In February 2016, seven projects were awarded funding of £7,500 from the LSE SEAC Research Fund for research activities taking place in academic years 2015/16 and 2016/17. The recipient projects focus on a range of different topics and Southeast Asian countries, with principal investigators from different disciplines.
As part of the deliverables, LSE SEAC Research Fund recipients will present their findings at a dedicated public seminar series organised by LSE SEAC between January and March 2018.
Funded research projects
The LSE SEAC Research Fund was available to LSE Faculty and LSE SEAC Associates, to fill a gap in the available support for social science research. The grant recipients will contribute either blog posts or participate in a seminar or workshop as part of the LSE SEAC Engagement Series.
The Trans-Pacific Partnership (TPP) and Vietnam’s Position in the Global Textile and Apparel Industry: Implications for Regional Investments, Trade, and Labour
Focusing on the case of Asian trans-national producers, this project will address the main investment and trade shifts that will take place locally and regionally as part of Vietnam's accession to the TPP and the implications of these shifts for Vietnam in regard to labour rights.
Principal investigator: Dr Shamel Azmeh, Fellow at the Department of International Development, LSE.
From Alternative Development to Sustainable Development: A Case Study of Myanmar
The Golden Triangle in Southeast Asia has been a major opium-producing area in the world since WWII, making drug policy a significant issue in the region. This project aims to establish Sustainable Development as the key framework for drug policy reform in Myanmar above current policy recommendations that focus on the symptomatic issues surrounding problematic drug use.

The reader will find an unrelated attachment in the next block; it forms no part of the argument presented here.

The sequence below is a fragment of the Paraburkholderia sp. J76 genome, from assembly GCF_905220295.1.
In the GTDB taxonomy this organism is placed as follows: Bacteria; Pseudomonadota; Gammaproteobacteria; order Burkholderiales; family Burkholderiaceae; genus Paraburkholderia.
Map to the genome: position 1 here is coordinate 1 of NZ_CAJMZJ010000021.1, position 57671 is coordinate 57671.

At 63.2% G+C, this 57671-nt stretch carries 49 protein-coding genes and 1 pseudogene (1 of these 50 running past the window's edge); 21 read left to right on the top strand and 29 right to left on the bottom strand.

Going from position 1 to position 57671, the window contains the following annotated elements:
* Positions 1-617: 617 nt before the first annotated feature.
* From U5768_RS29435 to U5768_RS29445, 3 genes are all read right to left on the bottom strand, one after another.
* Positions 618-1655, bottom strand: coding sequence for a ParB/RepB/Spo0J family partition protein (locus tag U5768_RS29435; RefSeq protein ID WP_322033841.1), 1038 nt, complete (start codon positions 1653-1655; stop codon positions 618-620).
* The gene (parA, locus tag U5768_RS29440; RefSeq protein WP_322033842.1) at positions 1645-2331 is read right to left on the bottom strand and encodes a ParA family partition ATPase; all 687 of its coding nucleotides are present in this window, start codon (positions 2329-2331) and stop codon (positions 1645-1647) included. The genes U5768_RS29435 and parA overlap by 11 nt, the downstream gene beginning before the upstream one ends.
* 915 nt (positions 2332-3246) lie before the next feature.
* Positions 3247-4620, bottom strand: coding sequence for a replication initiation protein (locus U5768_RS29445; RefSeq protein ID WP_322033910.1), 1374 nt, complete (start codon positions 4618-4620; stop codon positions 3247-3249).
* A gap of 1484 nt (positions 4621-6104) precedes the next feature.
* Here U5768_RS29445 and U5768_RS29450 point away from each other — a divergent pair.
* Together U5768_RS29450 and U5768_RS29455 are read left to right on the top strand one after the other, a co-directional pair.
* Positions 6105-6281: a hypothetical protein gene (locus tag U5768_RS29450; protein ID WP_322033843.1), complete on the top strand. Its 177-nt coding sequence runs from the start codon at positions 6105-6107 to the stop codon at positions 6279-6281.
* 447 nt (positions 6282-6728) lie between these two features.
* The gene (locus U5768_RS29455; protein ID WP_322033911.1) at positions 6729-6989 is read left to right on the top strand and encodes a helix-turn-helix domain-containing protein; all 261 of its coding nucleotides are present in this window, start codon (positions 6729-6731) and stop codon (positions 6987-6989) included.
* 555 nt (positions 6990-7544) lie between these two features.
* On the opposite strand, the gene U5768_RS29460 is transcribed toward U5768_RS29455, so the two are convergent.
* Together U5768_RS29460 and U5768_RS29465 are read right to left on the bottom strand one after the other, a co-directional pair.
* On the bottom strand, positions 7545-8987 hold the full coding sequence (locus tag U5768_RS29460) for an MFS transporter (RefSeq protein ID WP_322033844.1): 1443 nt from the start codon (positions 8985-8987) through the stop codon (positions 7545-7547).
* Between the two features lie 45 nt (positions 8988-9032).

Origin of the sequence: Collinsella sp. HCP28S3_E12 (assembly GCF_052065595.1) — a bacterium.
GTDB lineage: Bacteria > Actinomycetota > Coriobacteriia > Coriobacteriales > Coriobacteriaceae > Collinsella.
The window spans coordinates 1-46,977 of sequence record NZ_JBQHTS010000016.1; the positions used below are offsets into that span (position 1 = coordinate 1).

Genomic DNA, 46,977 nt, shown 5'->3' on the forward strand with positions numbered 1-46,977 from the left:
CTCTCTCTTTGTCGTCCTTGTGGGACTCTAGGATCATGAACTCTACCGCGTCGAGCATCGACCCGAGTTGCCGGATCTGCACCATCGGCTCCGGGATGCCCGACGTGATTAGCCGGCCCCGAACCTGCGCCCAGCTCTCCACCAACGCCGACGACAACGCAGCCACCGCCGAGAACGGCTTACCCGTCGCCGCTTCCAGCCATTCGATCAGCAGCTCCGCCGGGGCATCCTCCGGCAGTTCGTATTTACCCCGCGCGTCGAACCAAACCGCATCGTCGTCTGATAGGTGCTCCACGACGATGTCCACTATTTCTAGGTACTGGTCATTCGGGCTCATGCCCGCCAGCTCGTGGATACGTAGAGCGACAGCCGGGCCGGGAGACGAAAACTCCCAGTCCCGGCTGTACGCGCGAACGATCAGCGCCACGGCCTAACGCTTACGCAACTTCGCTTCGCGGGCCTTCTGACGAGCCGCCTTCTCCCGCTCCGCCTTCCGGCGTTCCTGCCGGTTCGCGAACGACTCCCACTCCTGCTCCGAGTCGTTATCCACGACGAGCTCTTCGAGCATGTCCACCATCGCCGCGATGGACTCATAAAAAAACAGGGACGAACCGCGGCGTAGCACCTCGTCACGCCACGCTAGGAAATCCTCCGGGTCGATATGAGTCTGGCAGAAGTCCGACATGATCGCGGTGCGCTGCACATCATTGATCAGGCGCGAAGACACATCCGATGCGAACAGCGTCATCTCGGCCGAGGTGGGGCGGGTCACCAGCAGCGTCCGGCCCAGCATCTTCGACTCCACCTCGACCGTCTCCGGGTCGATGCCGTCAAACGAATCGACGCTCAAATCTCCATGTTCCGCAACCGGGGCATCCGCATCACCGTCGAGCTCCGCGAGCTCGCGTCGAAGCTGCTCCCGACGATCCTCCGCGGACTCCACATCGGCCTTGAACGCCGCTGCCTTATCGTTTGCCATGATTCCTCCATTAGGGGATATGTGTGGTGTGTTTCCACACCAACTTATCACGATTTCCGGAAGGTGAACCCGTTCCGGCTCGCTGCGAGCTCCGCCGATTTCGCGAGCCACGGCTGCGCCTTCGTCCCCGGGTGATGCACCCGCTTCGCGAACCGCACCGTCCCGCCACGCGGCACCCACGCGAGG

Principal investigator: Dr John Collins, Executive Director of the LSE IDEAS International Drug Policy Project.
Perceptions of Politics in Southeast Asian Financial Markets
When most Western studies of international political economy focus on “market perceptions” of various phenomena of interest, they implicitly refer to Western market reactions. Investigating non-Western investor perceptions of country risk and reputations, this project aims to establish the determinants and differences in Southeast Asian finance and to draw conclusions about the future of multipolar investment.
Principal investigator: Dr Julia Gray, Assistant Professor of International Relations at LSE.
Explaining Shifts in U.S. Burma Policy: The Role of Foreign Policy Entrepreneurs
Myanmar’s democratic reforms have followed a prior major change in U.S. Burma policy, namely the Obama administration’s decision to re-engage the military regime in 2009. This project will examine the major shifts in US policy toward Myanmar and explain these as instances of successful foreign policy entrepreneurship.
Principal investigator: Dr Jurgen Haacke, Associate Professor of International Relations at LSE and Centre Director at LSE SEAC.
Developing a General Equilibrium Model for Vietnam to Capture the Economic Impact of Social Protection Programmes
Vietnam’s national social protection strategy has been more comprehensive and effective than that of many countries in Southeast Asia. This project will develop a new social accounting matrix and a General Equilibrium Model to represent Vietnam’s economy and to offer a comparison point with Cambodia, where the social protection strategy struggles to materialise.
Principal investigator: Dr Stephanie Levy, Visiting Research Fellow at the Department of International Development, LSE.
Communal Violence, Mujahedin and Child Fighters: A History of the Ambon Conflict 1999-2003
The objective of this project is to analyse the causes and the dynamics of the Ambon conflict, an understudied communal conflict which saw large scale violence between Muslims and Christians in Indonesia. Part of the project will also focus on the not insignificant number of child fighters involved in the conflict.
Principal investigator: Dr Kirsten Schulze, Associate Professor of International History at LSE and Deputy Director of LSE SEAC.
Property before People: Real Estate Assets, Inequalities and Contestation of Property Rights in Southeast Asia
This project aims to understand inequalities associated with real estate asset accumulation, and people’s contestation of property rights in Southeast Asia, especially in Singapore and Vietnam. By examining the changing perception of these issues would provide insight into how housing inequalities are closely related to the broader structural issues of state legitimacy and social stability.
Principal investigator: Dr Hyun Bang Shin, Associate Professor of Geography and Urban Studies at LSE and Centre Associate at LSE SEAC.